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Citation Information : North American Journal of Medicine and Science. VOLUME 11 , ISSUE 1 , ISSN (Online) 2156-2342, DOI: 10.7156/najms.2018.1101025, March 2018 © 2018.
License : (CC-BY-4.0)
Received Date : 15-November-2017 / Accepted: 14-January-2018 / Published Online: 01-March-2018
Prostatic lymphoma is rare, accounting for 0.09% of all prostate tumors and 0.1% of non-Hodgkin lymphoma (NHL).1,2 NHL of the prostate is classified into primary or secondary, based on whether the lymphoma cells are localized to the prostate gland or not. In addition, to diagnosing primary prostate lymphoma, the following 2 conditions must also be satisfied: 1) the presence of an enlarged prostate at the beginning of the disease, and 2) the absence of involvement of any other tissue or lymph node within 1 month of diagnosis.3 By these criteria, the majority of prostatic lymphomas are secondary, with involvement by diffuse large B-cell lymphoma (DLBCL) as most common, followed by involvement by chronic lymphocytic leukemia.3,4
High-grade B-cell lymphoma with MYC and BCL2 and/or BCL6 rearrangements (HGBCL-MBBR) is the modified entity in WHO Classification 2016 (Revised 4th edition), arising from the previous “B-cell lymphoma, unclassifiable, with features intermediate between DLBCL and Burkitt lymphoma” in WHO Classification 2008.5 HGBCL-MBBR is defined as an aggressive mature B-cell lymphoma that harbors a MYC rearrangement at chromosome 8q24 and a rearrangement in BCL2 at chromosome 18q21 and/or in BCL6 at chromosome 3q27. This entity mostly present in elderly patients, with slight male predominance. Microscopically, about half of the cases have the morphology of DLBCL, NOS, the others show a morphology mimicking that of Burkitt lymphoma (BL), or has features intermediate between DLBCL and BL, or have a blastoid cytomorphology. Immunophenotypically, the lymphoma cells are generally positive for CD19, CD20, CD79a, PAX5, CD10, Bcl2, Bcl6, MYC, with a variable Ki-67 proliferative index (30-95%).5
Primary prostatic lymphoma is extremely rare, and most of them are diffuse large B-cell lymphoma.6,7 Here for the first time, we report a case of primary prostatic HGBCL-MBBR in a patient complaining urinary outlet obstruction.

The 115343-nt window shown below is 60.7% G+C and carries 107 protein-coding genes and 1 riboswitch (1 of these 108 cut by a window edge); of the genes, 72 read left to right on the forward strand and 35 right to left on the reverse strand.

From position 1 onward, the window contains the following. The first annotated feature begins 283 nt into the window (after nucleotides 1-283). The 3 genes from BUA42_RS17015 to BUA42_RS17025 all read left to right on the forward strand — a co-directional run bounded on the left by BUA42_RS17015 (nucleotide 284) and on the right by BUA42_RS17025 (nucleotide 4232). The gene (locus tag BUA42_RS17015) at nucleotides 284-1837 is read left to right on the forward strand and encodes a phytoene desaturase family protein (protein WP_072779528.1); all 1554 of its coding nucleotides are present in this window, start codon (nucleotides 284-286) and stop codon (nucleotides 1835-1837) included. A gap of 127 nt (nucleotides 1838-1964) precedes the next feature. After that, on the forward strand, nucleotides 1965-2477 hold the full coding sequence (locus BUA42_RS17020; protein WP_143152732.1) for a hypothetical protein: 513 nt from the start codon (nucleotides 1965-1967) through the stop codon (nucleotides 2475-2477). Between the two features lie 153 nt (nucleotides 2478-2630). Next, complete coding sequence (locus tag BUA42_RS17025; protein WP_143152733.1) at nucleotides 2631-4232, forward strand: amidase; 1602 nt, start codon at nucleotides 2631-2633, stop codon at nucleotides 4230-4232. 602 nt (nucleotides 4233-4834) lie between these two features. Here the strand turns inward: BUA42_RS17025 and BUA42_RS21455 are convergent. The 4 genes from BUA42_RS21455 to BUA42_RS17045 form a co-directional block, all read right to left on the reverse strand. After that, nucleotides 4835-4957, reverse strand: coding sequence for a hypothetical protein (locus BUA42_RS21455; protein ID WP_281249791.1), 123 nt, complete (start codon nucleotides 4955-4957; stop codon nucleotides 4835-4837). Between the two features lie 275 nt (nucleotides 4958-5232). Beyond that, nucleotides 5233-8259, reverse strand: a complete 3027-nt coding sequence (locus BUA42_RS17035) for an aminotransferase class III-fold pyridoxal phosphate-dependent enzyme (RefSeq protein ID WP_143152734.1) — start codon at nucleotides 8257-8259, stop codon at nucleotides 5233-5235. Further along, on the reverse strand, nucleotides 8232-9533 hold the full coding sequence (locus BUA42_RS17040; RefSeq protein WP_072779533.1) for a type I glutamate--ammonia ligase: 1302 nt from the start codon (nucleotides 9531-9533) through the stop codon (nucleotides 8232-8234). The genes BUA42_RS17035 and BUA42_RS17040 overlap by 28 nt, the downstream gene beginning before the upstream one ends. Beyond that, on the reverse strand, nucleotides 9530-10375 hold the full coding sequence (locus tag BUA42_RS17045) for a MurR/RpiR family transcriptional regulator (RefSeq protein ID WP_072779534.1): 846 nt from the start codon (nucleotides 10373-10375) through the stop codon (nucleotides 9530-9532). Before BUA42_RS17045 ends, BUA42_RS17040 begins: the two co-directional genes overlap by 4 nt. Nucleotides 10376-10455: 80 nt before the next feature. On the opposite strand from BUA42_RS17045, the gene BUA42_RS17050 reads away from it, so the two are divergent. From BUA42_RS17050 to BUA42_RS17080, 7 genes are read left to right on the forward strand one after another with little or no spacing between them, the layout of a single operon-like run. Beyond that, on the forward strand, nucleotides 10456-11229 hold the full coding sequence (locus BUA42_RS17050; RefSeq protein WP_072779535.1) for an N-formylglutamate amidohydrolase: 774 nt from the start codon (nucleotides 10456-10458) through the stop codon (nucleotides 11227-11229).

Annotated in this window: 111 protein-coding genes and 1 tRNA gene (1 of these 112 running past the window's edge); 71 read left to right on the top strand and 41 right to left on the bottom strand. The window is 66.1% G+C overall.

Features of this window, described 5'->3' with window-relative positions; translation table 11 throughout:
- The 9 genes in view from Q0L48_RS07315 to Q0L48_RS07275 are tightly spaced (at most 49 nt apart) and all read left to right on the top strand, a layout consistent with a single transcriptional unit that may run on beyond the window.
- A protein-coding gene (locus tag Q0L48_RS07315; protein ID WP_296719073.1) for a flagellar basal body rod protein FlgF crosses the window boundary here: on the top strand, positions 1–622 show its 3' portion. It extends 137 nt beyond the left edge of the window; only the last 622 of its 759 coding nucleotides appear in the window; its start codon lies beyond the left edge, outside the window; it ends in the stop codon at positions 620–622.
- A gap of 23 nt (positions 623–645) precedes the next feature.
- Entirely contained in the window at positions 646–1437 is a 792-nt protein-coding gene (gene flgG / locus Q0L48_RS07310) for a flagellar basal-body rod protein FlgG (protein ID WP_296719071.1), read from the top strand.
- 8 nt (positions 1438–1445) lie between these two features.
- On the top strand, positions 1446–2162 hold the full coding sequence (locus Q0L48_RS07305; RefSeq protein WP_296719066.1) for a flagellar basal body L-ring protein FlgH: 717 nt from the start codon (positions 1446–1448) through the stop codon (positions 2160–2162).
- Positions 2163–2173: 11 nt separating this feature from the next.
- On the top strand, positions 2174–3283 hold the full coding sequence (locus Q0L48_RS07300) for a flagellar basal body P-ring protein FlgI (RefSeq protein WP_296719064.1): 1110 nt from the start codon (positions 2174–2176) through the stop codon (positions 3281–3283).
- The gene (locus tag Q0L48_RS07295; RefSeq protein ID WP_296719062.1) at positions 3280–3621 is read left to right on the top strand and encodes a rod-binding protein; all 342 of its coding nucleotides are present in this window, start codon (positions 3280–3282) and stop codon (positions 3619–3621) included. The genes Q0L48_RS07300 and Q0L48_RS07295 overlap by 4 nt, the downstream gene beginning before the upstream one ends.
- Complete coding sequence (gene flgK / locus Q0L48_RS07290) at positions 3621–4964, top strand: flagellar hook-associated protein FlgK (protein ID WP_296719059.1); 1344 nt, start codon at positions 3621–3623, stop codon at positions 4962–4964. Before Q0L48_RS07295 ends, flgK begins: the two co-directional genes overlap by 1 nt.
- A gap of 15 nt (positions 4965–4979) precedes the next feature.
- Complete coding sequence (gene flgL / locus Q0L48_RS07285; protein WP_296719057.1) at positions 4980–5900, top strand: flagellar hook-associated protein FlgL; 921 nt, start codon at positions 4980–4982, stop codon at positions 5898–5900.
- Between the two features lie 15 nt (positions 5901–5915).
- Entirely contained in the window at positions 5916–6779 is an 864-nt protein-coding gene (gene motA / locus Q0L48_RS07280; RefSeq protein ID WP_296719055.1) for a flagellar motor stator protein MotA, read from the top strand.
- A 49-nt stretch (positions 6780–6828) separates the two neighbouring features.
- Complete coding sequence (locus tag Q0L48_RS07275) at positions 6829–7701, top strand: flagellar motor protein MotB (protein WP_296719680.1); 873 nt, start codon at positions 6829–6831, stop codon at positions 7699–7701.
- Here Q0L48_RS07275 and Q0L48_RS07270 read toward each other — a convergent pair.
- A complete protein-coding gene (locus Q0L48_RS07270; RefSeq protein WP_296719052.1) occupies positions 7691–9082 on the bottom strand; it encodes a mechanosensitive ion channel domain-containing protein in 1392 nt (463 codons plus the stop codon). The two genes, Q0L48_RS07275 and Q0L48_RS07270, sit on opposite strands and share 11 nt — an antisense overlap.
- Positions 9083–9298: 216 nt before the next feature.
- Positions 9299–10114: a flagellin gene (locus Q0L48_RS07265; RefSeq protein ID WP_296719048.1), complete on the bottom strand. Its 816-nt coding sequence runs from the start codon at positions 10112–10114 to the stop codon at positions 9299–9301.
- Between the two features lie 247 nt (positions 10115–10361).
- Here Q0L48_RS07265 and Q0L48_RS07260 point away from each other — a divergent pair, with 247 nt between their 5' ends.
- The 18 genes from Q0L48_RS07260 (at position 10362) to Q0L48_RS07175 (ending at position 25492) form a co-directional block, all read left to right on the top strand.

The patient is an 81-year-old Caucasian male who presented with urinary outlet obstruction. He was diagnosed as benign prostate hyperplasia and urinary tract infection. He had no lymphadenopathy or splenomegaly. His CBC was within normal limits. His previous medical history was unremarkable. A transurethral resection of prostate (TURP) was performed. Post-surgery care was without event.
The prostate chips were processed in histology lab. On H&E sections, the prostate gland is completely replaced by a population of atypical lymphoid cells. Some tissue fragments are lined with urothelial epithelial cells, which are positive for GATA-3 on immunostaining (Figure 1. A, B, C, and E). There are no prostatic acinar glands or ducts identified in the specimen. There is diffuse infiltration of the atypical lymphoid cells, which are medium in size for majority, with vesicular chromatin and prominent nucleoli. A “starry sky” pattern is also observed, although a few of the atypical lymphocytes were larger than typical Burkitt lymphoma cells (Figure 1. A). Immunohistochemistry studies reveal that the atypical lymphocytes are positive for CD20, PAX5, and BCL2, but negative for CD10 and BCL6, with a Ki-67 proliferative index around 75% (Figure 1. D, F, G, H, and I). FISH study shows that the tumor cells harbor chromosomal rearrangements involving BCL6 and MYC, but not BCL2 (results from Integrate Oncology, Manhattan, NY. not shown). Taken together, a primary prostatic HGBCL-MBBR was rendered. To our knowledge, this is the first case of HGBCL-MBBR reported so far.